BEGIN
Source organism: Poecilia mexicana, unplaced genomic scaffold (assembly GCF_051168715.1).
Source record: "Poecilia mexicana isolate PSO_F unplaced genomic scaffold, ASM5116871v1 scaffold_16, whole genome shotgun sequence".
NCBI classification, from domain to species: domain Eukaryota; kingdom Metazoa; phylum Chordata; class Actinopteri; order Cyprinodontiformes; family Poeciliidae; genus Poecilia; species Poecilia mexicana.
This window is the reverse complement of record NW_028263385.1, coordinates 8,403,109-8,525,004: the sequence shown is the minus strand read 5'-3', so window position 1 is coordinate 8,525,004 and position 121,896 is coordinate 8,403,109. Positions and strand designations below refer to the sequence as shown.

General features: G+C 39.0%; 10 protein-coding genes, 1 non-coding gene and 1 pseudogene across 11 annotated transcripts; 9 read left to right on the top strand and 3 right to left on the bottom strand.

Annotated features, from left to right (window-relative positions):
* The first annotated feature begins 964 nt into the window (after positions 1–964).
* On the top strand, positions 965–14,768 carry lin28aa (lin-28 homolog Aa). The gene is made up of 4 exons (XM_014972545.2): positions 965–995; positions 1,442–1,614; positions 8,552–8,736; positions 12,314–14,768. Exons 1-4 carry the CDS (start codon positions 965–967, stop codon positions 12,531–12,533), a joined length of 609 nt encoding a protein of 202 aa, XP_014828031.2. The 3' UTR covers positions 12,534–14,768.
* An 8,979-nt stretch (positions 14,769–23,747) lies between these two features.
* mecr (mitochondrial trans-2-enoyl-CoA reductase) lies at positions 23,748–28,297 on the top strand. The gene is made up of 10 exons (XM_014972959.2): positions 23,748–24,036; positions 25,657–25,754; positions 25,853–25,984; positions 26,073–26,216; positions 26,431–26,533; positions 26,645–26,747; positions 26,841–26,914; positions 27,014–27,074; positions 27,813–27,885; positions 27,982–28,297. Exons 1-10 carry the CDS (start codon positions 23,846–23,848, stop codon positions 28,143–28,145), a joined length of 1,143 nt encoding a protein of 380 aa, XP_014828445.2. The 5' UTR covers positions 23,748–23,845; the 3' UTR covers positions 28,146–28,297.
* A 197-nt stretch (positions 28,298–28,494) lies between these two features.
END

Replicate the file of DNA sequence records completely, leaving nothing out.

Source organism: Poecilia mexicana, unplaced genomic scaffold (assembly GCF_051168715.1).
Source record: "Poecilia mexicana isolate PSO_F unplaced genomic scaffold, ASM5116871v1 scaffold_16, whole genome shotgun sequence".
NCBI classification, from domain to species: domain Eukaryota; kingdom Metazoa; phylum Chordata; class Actinopteri; order Cyprinodontiformes; family Poeciliidae; genus Poecilia; species Poecilia mexicana.
This window is the reverse complement of record NW_028263385.1, coordinates 8,403,109-8,525,004: the sequence shown is the minus strand read 5'-3', so window position 1 is coordinate 8,525,004 and position 121,896 is coordinate 8,403,109. Positions and strand designations below refer to the sequence as shown.

General features: G+C 39.0%; 10 protein-coding genes, 1 non-coding gene and 1 pseudogene across 11 annotated transcripts; 9 read left to right on the top strand and 3 right to left on the bottom strand.

Annotated features, from left to right (window-relative positions):
* The first annotated feature begins 964 nt into the window (after positions 1–964).
* On the top strand, positions 965–14,768 carry lin28aa (lin-28 homolog Aa). The gene is made up of 4 exons (XM_014972545.2): positions 965–995; positions 1,442–1,614; positions 8,552–8,736; positions 12,314–14,768. Exons 1-4 carry the CDS (start codon positions 965–967, stop codon positions 12,531–12,533), a joined length of 609 nt encoding a protein of 202 aa, XP_014828031.2. The 3' UTR covers positions 12,534–14,768.
* An 8,979-nt stretch (positions 14,769–23,747) lies between these two features.
* mecr (mitochondrial trans-2-enoyl-CoA reductase) lies at positions 23,748–28,297 on the top strand. The gene is made up of 10 exons (XM_014972959.2): positions 23,748–24,036; positions 25,657–25,754; positions 25,853–25,984; positions 26,073–26,216; positions 26,431–26,533; positions 26,645–26,747; positions 26,841–26,914; positions 27,014–27,074; positions 27,813–27,885; positions 27,982–28,297. Exons 1-10 carry the CDS (start codon positions 23,846–23,848, stop codon positions 28,143–28,145), a joined length of 1,143 nt encoding a protein of 380 aa, XP_014828445.2. The 5' UTR covers positions 23,748–23,845; the 3' UTR covers positions 28,146–28,297.
* A 197-nt stretch (positions 28,298–28,494) lies between these two features.